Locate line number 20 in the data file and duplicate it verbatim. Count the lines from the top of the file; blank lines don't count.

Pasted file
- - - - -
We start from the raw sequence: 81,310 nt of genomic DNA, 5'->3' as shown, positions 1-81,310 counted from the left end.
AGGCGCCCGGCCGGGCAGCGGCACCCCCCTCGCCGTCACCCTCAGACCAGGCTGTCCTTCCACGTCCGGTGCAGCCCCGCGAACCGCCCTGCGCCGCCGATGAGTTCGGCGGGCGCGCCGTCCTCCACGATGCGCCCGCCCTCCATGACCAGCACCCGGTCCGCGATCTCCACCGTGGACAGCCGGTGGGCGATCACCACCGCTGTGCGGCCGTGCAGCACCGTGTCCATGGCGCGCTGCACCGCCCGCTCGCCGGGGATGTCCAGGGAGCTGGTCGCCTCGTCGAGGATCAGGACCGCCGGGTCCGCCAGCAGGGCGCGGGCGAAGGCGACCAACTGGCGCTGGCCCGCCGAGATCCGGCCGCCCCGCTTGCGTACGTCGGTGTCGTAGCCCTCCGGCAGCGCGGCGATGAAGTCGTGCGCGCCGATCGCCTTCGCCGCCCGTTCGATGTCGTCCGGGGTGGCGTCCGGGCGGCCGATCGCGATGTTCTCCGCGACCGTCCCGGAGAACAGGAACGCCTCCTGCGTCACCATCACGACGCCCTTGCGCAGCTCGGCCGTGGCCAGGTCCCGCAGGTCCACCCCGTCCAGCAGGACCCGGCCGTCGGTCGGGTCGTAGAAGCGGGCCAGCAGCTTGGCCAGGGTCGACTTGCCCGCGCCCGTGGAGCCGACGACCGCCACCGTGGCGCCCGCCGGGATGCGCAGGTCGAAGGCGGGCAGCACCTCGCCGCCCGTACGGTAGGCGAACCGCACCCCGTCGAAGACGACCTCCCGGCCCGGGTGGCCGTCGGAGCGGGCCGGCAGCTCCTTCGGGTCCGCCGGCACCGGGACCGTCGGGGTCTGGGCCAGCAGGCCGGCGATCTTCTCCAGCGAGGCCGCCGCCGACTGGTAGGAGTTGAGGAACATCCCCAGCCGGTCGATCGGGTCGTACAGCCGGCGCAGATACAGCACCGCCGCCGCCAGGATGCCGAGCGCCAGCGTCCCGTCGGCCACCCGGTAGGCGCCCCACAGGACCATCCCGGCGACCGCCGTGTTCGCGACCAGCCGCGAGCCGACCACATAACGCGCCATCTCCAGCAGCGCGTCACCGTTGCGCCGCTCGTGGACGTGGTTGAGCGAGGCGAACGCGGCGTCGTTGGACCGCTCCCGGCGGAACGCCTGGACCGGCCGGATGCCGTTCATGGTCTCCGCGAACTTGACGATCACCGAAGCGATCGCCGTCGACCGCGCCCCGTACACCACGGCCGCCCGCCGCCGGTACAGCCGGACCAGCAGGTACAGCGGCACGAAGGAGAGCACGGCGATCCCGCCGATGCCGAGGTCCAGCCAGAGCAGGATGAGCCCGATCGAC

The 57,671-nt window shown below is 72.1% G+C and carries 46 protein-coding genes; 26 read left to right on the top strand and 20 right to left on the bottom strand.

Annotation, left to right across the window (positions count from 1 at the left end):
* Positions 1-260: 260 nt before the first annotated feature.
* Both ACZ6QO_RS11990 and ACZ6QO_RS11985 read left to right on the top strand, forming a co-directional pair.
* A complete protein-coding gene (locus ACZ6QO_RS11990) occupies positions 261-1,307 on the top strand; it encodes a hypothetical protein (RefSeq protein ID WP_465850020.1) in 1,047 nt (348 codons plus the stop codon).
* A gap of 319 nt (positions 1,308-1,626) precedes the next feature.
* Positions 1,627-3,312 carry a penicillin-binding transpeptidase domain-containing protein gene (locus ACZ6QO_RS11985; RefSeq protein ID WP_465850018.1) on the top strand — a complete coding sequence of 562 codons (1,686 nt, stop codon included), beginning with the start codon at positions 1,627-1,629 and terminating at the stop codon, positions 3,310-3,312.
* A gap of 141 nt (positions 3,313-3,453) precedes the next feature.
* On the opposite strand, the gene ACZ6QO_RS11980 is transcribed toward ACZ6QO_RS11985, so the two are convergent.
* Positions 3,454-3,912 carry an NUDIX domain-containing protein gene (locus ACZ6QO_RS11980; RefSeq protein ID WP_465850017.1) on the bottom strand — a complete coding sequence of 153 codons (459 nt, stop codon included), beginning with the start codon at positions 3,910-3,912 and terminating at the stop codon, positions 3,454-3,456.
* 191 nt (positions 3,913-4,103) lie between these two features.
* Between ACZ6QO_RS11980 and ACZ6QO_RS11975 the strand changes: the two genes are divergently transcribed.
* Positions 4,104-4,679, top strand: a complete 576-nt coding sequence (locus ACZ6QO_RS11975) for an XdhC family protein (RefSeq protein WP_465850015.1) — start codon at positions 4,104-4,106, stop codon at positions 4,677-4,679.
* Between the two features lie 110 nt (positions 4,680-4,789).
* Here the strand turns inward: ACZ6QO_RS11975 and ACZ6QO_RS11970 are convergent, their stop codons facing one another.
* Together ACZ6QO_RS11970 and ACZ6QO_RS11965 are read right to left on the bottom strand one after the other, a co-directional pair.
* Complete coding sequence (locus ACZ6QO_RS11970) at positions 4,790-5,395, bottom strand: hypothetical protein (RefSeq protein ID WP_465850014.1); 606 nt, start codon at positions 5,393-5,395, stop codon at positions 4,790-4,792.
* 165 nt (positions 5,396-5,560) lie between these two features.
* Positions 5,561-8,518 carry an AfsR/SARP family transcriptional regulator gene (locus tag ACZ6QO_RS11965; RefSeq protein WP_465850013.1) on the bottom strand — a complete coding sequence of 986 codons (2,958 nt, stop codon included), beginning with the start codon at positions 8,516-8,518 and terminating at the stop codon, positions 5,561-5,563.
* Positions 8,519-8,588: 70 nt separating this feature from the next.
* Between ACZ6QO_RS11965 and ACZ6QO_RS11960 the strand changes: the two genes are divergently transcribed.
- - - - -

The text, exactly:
* 165 nt (positions 5,396-5,560) lie between these two features.